Pollster Michael Dimock will succeed Andrew Kohut as director of the Pew Research Center for the People and the Press.
Dimock is currently associate director for research at the organization, which conducts surveys on politics and public policy and is the flagship project of the Pew Research Center. Dimock, a 12-year Pew Research veteran, has coauthored several of the center’s research reports, including an examination of American political and social values and presidential polling from the last several cycles.
“Michael Dimock, who has worked closely with me for a dozen years, is a careful and incisive analyst who will ensure that the Pew Research Center’s polls continue to provide comprehensive and accurate reporting of American public opinion,” Kohut said in a statement.
In an email to staff, Kohut also congratulated Pew Research pollsters including Dimock, Associate Director for Editorial Carroll Doherty and Director of Survey Research Scott Keeter for “accurately predicting the popular vote in its final election estimate.”
The Dimock announcement comes two weeks after veteran journalist Alan Murray was named president of the Pew Research Center. Murray also succeeded Kohut, who is staying on as founding director and will continue to provide counsel on political polling and global attitudes research.
The Pew Research Center has about 130 employees and an annual budget of $33 million, according to a release.
Shuffling the Chairs
Just two weeks removed from the Nov. 6 elections, there is already movement among leadership of the Republican National Committee and state parties around the country.
Even as the GOP partakes in soul-searching after the elections, it looks unlikely that there will be a change in leadership. Reince Priebus made it clear in a letter to RNC members Nov. 16 that he is seeking a second two-year term as chairman. He also flexed his strength, claiming the backing of 130 of the 168 members, well more than enough to win a second stint.
Priebus was credited throughout the past election cycle with rehabilitating the RNC’s reputation among the major donor set and bringing sound management to an organization that was saddled with debt. The RNC had more than $20 million in debt when he took over in early 2011, a legacy of the controversial tenure of Priebus’ predecessor, Michael Steele.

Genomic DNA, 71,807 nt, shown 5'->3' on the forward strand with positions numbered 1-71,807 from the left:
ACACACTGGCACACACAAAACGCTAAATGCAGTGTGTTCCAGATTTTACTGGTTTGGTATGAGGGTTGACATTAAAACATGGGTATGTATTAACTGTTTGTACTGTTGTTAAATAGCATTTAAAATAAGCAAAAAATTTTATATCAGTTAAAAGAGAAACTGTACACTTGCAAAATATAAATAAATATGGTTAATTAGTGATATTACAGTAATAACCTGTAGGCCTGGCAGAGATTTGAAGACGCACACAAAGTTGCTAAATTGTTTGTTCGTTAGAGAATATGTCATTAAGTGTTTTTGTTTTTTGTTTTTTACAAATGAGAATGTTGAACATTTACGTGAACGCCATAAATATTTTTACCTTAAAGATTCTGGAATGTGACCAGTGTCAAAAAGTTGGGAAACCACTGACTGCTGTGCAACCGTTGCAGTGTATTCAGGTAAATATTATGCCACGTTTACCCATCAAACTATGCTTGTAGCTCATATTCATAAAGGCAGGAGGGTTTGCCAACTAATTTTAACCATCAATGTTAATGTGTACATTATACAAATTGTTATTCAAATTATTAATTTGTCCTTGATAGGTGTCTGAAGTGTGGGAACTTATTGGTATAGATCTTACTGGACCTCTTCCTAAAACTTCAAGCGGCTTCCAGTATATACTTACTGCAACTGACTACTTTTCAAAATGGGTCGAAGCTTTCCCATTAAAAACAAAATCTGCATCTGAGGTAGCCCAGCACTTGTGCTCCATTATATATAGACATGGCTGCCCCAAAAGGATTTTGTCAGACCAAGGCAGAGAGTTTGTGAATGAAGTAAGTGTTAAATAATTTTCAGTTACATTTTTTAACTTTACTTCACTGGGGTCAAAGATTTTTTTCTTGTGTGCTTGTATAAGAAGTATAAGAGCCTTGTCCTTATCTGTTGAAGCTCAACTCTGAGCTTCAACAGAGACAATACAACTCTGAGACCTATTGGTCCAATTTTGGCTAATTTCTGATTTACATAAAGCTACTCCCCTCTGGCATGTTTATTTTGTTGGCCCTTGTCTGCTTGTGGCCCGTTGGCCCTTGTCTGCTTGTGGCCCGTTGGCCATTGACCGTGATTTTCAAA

But Priebus’ leadership has also been questioned by some conservative and GOP activists since the elections. President Barack Obama defeated Mitt Romney for re-election and the Republicans lost two Senate seats despite a favorable playing field.
Meanwhile, there has been movement in both parties at the state party level.
California Republican Party Chairman Tom Del Beccaro announced in late October that he will not seek another term after a terrible year for the party there. In Florida, GOP Chairman Lenny Curry announced he will seek a full term at the helm of the state party. Curry took over late last year for the late David Bitner.
In Massachusetts, state Democratic Party Chairman John Walsh was re-elected Wednesday to a second four-year term. Walsh took over in 2007 after managing Gov. Deval Patrick’s first gubernatorial campaign.
On January 3, Sen. Kirsten Gillibrand, D-N.Y., raises her right hand as her son Henry messes up her hair while Vice President Joseph R. Biden Jr., delivers the ceremonial swearing-in in the Old Senate Chamber. Gillibrand's other son Theodore, lower right, looks on.
Each year since 1990, CQ Roll Call has reviewed the financial disclosures of all 541 senators, representatives and delegates to determine the 50 richest members of Congress. This year's report, derived from forms covering the calendar year 2012, shows it took a net worth of $6.67 million to crack the exclusive club.